Analysis by Zachary B. Wolf, CNN
(CNN) — Former President Donald Trump has long argued that his supporters are so committed that he could stand in the middle of Fifth Avenue in New York City, shoot someone and not lose them.
One of his lawyers made the argument in federal court Tuesday that he might not be prosecuted either.
The question at hand is whether Trump and all presidents achieve “absolute immunity” from prosecution. Trump faces four different criminal prosecutions, and his strategy, beyond delaying these trials, is to argue that as a guard against political prosecutions he simply cannot be prosecuted.
Trump’s first criminal prosecution by the federal government for 2020 election interference has been put on hold, for now, while these immunity questions work their way through the appeals process.
With Trump looking on in federal court in Washington, DC, Tuesday, his lawyer was given hypotheticals by Judge Florence Pan, a nominee of President Joe Biden and one of three judges hearing the appeal.
Would a president face prosecution for selling pardons or state secrets? No, Trump’s lawyer John Sauer said, so long as he was not impeached and convicted first.
A hypothetical assassination
Then, Pan went a step further.
“Could a president order SEAL Team 6 to assassinate a political rival? That is an official act – an order to SEAL Team 6,” Pan said.
Not necessarily, according to Sauer.
“He would have to be, and would speedily be, impeached and convicted before the criminal prosecution,” Sauer said, suggesting that adding this extra layer before a president could face criminal accountability is essential to protect democracy.
“In these exceptional cases … you’d expect a speedy impeachment and conviction,” Sauer said during a back-and-forth with Pan. “But what the founders are much more worried about … was what James Madison calls in Federalist No. 47 the ‘new-fangled and artificial treasons.’”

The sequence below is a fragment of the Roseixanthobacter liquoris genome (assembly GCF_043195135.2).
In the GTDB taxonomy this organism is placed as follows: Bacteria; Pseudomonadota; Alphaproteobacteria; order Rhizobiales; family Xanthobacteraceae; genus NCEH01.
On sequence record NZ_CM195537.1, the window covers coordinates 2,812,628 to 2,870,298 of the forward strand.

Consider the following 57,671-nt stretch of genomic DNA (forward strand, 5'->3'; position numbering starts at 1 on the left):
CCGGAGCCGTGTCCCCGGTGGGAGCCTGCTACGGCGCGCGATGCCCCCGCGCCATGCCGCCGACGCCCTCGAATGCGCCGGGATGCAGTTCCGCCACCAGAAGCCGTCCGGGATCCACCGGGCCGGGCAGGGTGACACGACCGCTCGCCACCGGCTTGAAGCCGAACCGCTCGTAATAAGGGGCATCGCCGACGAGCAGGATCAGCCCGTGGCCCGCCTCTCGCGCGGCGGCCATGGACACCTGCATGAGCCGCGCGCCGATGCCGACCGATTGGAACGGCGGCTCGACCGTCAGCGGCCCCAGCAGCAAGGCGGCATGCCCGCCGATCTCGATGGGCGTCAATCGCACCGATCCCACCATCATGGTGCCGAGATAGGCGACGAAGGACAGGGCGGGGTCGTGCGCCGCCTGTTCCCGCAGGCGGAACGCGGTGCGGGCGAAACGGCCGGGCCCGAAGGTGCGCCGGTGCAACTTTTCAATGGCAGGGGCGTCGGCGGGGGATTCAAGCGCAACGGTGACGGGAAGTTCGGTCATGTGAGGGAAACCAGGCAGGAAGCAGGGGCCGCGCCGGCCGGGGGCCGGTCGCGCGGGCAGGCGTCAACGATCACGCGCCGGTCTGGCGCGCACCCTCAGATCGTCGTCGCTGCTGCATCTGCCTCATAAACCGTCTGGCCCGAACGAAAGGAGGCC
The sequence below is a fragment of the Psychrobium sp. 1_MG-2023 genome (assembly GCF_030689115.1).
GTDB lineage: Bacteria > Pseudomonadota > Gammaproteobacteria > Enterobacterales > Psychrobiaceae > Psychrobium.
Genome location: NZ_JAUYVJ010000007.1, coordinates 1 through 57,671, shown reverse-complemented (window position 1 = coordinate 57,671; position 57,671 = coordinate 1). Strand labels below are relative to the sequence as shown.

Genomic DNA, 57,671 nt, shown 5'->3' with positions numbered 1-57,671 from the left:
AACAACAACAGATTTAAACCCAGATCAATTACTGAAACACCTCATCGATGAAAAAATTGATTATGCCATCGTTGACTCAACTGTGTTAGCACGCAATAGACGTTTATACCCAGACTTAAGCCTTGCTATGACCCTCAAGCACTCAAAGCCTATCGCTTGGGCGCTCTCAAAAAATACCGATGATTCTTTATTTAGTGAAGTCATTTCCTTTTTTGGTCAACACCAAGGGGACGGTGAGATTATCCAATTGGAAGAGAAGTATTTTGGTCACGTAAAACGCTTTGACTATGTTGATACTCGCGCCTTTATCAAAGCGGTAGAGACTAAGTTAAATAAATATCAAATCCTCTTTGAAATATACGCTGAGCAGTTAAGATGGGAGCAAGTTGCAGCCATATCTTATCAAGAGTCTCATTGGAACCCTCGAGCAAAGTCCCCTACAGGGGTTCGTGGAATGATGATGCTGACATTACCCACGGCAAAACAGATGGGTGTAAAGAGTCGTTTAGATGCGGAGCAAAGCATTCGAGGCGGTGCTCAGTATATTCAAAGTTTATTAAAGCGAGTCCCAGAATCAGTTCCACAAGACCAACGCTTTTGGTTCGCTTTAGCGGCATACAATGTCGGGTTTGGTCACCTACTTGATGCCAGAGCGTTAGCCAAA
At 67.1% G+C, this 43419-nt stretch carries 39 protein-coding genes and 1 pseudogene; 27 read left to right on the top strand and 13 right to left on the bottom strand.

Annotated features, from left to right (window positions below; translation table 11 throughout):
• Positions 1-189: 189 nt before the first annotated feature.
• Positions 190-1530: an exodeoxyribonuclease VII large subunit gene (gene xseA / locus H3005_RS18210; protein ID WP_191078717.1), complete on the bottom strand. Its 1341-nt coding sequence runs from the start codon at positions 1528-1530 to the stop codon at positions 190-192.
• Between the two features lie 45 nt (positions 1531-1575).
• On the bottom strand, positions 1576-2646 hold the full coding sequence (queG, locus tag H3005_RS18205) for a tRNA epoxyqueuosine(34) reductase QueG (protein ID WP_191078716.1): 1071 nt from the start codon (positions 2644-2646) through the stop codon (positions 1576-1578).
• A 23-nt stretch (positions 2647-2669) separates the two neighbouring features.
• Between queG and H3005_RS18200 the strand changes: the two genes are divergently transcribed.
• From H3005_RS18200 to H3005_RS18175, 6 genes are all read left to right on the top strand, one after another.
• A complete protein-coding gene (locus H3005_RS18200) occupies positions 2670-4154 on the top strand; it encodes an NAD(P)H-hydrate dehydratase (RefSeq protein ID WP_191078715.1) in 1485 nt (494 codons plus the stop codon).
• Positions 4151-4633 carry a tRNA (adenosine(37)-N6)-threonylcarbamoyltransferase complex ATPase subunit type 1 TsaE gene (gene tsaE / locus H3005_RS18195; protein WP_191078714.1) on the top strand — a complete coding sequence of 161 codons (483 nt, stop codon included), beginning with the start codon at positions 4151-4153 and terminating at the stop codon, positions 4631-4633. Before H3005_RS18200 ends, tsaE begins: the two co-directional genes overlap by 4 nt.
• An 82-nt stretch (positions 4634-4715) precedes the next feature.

It was actually, as far as I can tell, Federalist No. 43 in which Madison said, “new-fangled and artificial treasons have been the great engines by which violent factions, the natural offspring of free government, have usually wreaked their alternate malignity on each other.”
Pan, along with the other two judges, seemed extremely suspect of the idea that Trump has such blanket immunity. Pan also noted that Sauer himself was allowing for exceptions to immunity in cases where an impeachment and conviction in the House and Senate have occurred.
Trump avoided impeachment conviction because of possible prosecution
The larger problem with assuming impeachment and conviction are prerequisites for criminal prosecution is the recent history of Trump’s impeachments.
Sen. Mitch McConnell, the Kentucky Republican who was then Senate majority leader, voted to acquit Trump in a Senate impeachment trial immediately after the January 6, 2021, insurrection because, McConnell said, Trump should face criminal prosecution.
“We have a criminal justice system in this country,” McConnell said at the time. “We have civil litigation. And former presidents are not immune from being held accountable by either one.”
Trump and his attorneys clearly think otherwise, and they don’t mind the circular argument. His supporters argued he shouldn’t face impeachment. Now they argue he shouldn’t face prosecution. There is no ideological through line but simply the most convenient argument to benefit Trump at a particular moment in time.
Trump later argued in a social media post that without such blanket immunity, Biden could be prosecuted for his handling of the situation at the US-Mexico border. It’s a difficult argument to make since Trump is being prosecuted for his efforts to overturn an election and stay in power rather than his efforts to conduct business as president.
Asked about Trump’s immunity argument on Capitol Hill Tuesday, McConnell said he stands by his criticism of Trump after the January 6 attack, but he would not say if he thinks presidents should get superimmunity.
“Well, my view of the presidential race is that I choose not to get involved and comment about any of the people running for the Republican nomination,” he said.
Haley rises in New Hampshire
While Trump faces real legal peril, the perception of persecution that he has fostered and pushed has not hurt him politically.
He remains the odds-on favorite to win the Republican Party’s presidential nomination, although in New Hampshire a new CNN poll out Tuesday suggests former South Carolina Gov. Nikki Haley has narrowed Trump’s lead to less than 10 percentage points.
Haley’s rise appears to be fueled not by the GOP base but independent voters who can take part in New Hampshire’s primary.
From CNN’s Ariel Edwards-Levy: “Haley’s support has grown dramatically among those voters registered as undeclared, New Hampshire’s term for independent registrants – she’s up 18 points with this group since November. It has also grown 20 points among those who are ideologically moderate.”
Perhaps his front-runner status is why rather than spend time with voters in Iowa or New Hampshire on Tuesday, Trump was in Washington, watching oral arguments in his absolute immunity appeal.
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